Russian peacekeepers hold up their hands to stop a photo being taken as a checkpoint is set up at the entrance to Stepanakert on Nov. 13. ” width=”1024″ height=”683″ /> Russian peacekeepers hold up their hands to stop a photo being taken as a checkpoint is set up at the entrance to Stepanakert on Nov. 13. Jack Losh for Foreign Policy

One cloudy November afternoon, on the Armenia-bound northern road through Nagorno-Karabakh, a sizable detachment of Russian peacekeepers was spotted by the side of the road. One armored personnel carrier was parked off the asphalt where two young soldiers surveyed the scene, one of them in a blue surgical mask. Nearby, three more hulking combat vehicles were parked in a walled-off yard, flying Russian flags and bearing the insignia of the Mirotvorcheskiye Sily, or peacekeeping forces.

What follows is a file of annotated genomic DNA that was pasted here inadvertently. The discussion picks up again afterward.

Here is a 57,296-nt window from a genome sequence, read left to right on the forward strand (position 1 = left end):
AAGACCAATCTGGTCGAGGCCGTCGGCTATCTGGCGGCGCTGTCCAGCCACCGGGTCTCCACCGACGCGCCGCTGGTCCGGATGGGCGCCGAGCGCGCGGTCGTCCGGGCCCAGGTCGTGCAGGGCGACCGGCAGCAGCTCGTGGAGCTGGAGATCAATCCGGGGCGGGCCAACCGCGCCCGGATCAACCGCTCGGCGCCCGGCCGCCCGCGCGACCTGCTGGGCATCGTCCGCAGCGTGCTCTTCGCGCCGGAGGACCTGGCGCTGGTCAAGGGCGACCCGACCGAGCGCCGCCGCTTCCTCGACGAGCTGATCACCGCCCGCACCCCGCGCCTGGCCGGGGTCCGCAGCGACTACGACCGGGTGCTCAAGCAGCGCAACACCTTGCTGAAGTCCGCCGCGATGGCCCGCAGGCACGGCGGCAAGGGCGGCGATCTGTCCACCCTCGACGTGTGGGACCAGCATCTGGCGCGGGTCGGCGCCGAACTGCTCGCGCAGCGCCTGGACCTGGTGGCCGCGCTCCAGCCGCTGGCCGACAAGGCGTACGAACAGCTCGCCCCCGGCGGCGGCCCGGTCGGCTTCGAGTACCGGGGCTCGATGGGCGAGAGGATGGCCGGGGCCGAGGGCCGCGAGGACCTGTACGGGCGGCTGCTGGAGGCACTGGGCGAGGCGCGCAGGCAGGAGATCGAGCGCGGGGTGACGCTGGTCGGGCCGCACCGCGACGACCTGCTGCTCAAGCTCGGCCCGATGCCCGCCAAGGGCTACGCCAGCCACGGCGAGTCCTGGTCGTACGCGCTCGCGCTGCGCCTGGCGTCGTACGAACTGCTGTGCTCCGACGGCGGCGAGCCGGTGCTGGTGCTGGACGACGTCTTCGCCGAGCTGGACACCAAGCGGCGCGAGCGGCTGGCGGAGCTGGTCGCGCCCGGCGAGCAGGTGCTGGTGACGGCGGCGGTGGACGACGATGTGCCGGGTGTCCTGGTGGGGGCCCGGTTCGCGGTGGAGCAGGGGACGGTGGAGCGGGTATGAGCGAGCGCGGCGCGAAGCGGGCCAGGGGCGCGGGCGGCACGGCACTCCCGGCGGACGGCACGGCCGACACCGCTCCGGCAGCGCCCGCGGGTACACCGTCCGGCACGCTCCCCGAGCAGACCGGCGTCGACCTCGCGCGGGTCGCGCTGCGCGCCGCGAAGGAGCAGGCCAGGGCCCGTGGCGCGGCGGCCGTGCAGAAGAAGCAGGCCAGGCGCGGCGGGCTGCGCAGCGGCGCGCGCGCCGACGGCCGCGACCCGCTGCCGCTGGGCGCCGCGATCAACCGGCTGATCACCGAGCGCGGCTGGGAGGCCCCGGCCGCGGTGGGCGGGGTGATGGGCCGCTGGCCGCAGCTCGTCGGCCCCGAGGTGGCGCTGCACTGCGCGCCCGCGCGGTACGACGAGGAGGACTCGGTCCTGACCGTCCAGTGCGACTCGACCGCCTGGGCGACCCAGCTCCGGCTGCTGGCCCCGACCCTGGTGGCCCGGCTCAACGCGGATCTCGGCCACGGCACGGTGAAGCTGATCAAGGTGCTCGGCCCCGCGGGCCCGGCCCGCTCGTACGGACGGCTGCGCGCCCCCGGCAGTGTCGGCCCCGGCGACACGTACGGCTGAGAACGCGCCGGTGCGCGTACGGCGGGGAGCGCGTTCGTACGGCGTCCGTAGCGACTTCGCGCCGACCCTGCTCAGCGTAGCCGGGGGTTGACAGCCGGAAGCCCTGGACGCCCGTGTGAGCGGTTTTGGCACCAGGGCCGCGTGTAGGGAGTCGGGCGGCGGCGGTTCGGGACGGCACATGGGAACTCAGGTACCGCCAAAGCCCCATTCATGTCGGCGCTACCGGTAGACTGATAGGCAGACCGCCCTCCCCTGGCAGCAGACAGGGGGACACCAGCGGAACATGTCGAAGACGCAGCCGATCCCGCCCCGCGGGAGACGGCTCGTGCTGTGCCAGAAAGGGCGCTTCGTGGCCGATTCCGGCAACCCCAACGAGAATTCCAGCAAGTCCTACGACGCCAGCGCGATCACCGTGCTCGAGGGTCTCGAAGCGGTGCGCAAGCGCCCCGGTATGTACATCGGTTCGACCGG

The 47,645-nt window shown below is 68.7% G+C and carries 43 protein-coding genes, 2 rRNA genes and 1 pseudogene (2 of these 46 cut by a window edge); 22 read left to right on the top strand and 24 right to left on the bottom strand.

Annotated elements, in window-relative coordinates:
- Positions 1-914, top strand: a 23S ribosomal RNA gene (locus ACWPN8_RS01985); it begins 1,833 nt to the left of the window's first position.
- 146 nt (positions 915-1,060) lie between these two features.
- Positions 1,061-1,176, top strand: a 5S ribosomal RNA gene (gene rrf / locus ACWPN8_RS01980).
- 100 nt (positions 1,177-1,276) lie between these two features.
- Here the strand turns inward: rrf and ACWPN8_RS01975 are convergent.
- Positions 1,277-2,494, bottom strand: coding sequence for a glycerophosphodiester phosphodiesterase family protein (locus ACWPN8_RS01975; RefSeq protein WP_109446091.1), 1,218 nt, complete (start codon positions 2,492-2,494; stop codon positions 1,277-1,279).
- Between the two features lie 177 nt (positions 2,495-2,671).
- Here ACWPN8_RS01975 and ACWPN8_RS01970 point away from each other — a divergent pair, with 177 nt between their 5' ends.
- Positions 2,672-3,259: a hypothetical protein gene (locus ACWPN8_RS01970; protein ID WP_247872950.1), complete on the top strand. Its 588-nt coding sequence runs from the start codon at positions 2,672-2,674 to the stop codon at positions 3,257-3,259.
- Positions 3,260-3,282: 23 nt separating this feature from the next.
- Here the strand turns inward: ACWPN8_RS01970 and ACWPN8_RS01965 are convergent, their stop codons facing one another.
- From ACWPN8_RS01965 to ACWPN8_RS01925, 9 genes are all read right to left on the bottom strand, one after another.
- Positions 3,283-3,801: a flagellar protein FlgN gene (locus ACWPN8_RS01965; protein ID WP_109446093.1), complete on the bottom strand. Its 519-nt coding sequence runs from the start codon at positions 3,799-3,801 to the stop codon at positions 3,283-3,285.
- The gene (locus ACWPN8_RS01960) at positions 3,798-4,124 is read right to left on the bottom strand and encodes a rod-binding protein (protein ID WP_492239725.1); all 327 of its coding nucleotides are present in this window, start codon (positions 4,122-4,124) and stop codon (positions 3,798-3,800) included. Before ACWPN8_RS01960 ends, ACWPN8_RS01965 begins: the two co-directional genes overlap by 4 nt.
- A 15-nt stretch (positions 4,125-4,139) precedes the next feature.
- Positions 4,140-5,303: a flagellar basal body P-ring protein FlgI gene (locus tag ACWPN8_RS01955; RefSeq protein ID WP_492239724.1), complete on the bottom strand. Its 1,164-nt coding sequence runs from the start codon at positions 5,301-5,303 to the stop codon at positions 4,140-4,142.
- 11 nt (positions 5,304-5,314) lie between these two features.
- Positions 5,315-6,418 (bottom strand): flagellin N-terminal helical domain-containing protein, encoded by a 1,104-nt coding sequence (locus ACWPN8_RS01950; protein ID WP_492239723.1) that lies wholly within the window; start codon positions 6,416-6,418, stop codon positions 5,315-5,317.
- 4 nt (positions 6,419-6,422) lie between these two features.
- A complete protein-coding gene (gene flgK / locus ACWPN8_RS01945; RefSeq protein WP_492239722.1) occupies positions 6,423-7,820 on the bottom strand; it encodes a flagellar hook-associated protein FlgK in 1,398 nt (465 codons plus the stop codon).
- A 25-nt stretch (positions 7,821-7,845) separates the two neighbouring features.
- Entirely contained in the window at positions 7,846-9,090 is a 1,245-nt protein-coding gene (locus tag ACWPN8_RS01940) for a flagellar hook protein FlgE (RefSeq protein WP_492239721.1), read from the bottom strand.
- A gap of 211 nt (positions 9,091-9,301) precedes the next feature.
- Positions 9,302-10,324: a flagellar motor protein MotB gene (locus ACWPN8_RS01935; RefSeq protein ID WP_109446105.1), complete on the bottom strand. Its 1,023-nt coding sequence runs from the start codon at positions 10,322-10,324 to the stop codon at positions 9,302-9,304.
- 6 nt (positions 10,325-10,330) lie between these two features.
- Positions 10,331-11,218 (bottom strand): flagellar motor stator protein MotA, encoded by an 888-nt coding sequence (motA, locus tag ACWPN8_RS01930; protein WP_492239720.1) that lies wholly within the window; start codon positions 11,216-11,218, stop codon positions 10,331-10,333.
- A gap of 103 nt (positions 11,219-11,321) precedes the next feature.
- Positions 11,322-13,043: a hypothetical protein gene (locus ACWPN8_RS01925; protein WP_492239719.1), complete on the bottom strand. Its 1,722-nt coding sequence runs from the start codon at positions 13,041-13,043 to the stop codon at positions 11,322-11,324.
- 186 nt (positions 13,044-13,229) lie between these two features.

The dozen or so men there were less guarded than their fellow soldiers in Stepanakert, offering enthusiastic handshakes and welcoming grins.

“We arrived in Yerevan two days ago, then came into Nagorno-Karabakh yesterday,” said a private who spoke in English and gave his name as Slava. “We don’t know exactly where we’ll be deployed. We don’t know what will be tomorrow.”

Despite the uncertainty, Slava seemed sure of one thing. “The Russian presence will help the situation,” he asserted. “It will, of course. We are going to do everything we can to help, because peace is our most important goal.”

 Suddenly, in the ramshackle yard strewn with litter and packed with firepower, Slava grew cagey. Whether his presence was the first hint of an embryonic Russian protectorate or the vanguard of Russia’s latest garrison state, Slava was far from home and realized he shouldn’t be talking.

“I am sorry, but my commander forbids me from speaking with you,” Slava said. “He is getting nervous. If I keep talking, he will do push-ups on my eyebrows. I cannot say any more.”

Jack Losh is a journalist, photographer and filmmaker covering conservation, humanitarian issues and traditional cultures, often in areas of conflict and crisis. Twitter: @jacklosh